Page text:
@Chase- The available bolt grades that exceed 90ksi tensile and 60ksi yield are A449 and F1554 gr.105. We stock steel bar in both grades, so we could easily manufacture your bolts quickly.

    I am looking for 1/2-13 4″ long studs or threaded rod Grade 8. Can you provide these?

    Is it acceptable to cut F1554 threaded rod to length? For example, if I need a piece 38″ long, but I have a piece 42″ long, can I use a saw or grinder to remove the extra 4″?

    @Ethan- Yes, you may cut F1554g36 rods to length using whatever tools you choose. My only warning would be to make sure the cut is clean so that a nut will still thread onto the bolt.

    do you offer or can you direct me to
    1-1/4″-7 x 12-ft. grade 8 plain finish thread rod
    1-1/2″-6 x 12-ft. grade 8 plain finish thread rod
    what is the spec. on this grade 8 compared to b-7 rod??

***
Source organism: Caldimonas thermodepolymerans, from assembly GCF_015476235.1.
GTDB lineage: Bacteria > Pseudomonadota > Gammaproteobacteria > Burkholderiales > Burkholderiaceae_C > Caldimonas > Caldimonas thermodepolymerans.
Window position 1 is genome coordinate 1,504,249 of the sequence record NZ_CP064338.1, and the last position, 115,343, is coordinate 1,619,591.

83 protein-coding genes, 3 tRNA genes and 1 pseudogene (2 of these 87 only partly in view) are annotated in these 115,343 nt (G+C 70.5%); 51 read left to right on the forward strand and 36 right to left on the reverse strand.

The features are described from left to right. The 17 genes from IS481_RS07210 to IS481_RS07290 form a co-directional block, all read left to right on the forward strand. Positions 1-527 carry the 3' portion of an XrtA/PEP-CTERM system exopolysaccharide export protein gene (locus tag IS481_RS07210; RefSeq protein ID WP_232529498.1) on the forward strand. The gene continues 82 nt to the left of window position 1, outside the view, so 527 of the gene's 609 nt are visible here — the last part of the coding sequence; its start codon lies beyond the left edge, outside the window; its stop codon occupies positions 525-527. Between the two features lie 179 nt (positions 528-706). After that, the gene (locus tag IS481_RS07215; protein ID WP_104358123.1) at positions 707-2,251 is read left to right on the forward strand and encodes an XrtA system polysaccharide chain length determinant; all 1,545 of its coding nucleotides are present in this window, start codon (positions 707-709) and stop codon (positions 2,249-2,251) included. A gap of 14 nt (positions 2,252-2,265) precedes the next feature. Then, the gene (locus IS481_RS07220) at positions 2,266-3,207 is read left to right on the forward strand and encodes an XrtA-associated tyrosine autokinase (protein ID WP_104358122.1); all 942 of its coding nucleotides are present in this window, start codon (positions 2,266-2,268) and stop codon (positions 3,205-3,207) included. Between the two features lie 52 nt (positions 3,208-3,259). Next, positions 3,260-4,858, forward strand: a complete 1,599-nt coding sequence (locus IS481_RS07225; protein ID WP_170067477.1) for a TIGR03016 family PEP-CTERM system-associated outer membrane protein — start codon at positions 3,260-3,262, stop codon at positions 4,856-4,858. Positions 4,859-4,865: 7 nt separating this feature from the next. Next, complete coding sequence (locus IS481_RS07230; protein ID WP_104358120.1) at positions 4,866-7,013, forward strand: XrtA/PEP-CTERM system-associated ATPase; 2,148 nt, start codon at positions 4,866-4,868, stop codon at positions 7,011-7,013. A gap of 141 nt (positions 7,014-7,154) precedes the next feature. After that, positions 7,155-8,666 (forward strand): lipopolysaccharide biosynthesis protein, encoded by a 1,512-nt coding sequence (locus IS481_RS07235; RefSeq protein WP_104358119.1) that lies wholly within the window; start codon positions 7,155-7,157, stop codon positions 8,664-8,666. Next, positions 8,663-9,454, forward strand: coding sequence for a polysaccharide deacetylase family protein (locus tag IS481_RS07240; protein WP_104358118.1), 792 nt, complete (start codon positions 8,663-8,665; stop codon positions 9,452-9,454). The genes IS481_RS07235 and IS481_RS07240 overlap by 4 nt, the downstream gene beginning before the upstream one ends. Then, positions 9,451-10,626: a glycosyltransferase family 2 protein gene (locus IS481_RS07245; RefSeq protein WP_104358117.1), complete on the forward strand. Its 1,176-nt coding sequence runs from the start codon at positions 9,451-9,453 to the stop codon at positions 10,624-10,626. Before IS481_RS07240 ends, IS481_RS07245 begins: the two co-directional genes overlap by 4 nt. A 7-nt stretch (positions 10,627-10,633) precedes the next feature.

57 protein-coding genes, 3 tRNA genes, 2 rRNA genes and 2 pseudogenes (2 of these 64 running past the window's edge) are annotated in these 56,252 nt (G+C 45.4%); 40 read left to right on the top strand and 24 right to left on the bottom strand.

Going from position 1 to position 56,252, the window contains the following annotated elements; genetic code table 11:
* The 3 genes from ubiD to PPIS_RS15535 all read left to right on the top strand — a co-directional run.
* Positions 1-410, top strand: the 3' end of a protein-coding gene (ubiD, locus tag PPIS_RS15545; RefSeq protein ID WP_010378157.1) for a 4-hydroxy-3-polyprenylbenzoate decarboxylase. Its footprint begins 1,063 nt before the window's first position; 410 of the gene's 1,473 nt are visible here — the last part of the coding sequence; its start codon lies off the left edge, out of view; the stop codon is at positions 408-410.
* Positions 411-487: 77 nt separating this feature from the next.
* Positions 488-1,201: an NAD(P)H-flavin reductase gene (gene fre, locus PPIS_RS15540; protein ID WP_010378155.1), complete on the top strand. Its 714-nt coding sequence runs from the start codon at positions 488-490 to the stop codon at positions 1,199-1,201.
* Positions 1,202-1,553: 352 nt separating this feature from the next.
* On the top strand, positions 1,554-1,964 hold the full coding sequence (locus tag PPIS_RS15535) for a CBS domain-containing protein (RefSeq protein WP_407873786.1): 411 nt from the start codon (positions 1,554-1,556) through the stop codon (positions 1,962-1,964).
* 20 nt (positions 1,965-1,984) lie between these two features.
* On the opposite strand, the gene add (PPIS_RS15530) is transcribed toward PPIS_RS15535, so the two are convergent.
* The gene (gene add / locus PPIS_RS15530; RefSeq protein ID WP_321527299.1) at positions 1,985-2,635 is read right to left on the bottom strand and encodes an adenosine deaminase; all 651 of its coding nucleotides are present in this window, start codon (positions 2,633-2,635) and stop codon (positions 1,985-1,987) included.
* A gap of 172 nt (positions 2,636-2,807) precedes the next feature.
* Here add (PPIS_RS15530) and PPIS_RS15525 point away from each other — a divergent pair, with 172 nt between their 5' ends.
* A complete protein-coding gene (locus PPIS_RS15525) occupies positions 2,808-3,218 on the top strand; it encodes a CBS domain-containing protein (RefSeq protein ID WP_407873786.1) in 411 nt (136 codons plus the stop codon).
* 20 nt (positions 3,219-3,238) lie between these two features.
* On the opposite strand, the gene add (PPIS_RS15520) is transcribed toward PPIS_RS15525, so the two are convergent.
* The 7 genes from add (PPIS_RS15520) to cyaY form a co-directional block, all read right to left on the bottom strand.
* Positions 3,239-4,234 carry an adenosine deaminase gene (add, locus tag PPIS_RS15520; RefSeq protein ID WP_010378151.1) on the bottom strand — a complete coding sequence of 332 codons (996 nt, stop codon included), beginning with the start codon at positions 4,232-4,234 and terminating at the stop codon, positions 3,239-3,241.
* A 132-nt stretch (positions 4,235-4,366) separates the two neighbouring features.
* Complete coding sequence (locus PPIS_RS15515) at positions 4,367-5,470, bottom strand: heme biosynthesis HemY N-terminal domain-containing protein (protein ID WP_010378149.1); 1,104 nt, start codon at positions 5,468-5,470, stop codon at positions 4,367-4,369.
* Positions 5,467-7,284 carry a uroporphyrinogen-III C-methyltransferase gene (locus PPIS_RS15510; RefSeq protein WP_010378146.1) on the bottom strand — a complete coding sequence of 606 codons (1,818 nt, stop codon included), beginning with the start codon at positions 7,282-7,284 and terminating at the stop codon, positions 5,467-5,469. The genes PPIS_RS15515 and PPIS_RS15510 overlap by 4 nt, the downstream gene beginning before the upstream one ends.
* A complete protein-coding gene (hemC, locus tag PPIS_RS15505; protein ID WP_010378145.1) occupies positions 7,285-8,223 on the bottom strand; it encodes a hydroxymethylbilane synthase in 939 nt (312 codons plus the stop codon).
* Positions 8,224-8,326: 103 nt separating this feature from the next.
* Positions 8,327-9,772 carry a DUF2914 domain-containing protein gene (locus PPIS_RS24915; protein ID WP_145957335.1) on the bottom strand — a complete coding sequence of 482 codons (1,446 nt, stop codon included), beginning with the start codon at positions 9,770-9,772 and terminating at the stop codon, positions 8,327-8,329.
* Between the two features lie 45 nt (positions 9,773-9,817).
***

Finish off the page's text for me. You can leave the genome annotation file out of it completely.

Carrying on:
Thanks. Mike Thomas
    ph# 616-248-4510

    @Mike Thomas – We do not inventory grade 8 all thread rod, and I am not sure if anyone does. We could manufacture shorter threaded studs, but could not make full 12′ bars. We have a comparison chart between B7 and grade 8 on our “Strength Requirements by Grade” webpage accessible under the “Technical Information” section. I will have someone in our sales department contact you about your requirements.

    wE HAVE F1554 BOLTS EMBEDDED AND SKEWD IN A MASONRY WALL …. Can we run the nut up to the end and bang them straight with a sledge hammer?

    @Phil – You would have to consult with the project engineer to answer that. In some cases it may be acceptable to rebend the anchor, but we cannot make those kinds of recommendations as there are many variables at play.

    @Robert Wash: Unfortunately, we don’t handle any metric fasteners. All the calculations we’ve done are to imperial standards. I’d recommend contacting a company that specializes in metric fasteners for assistance.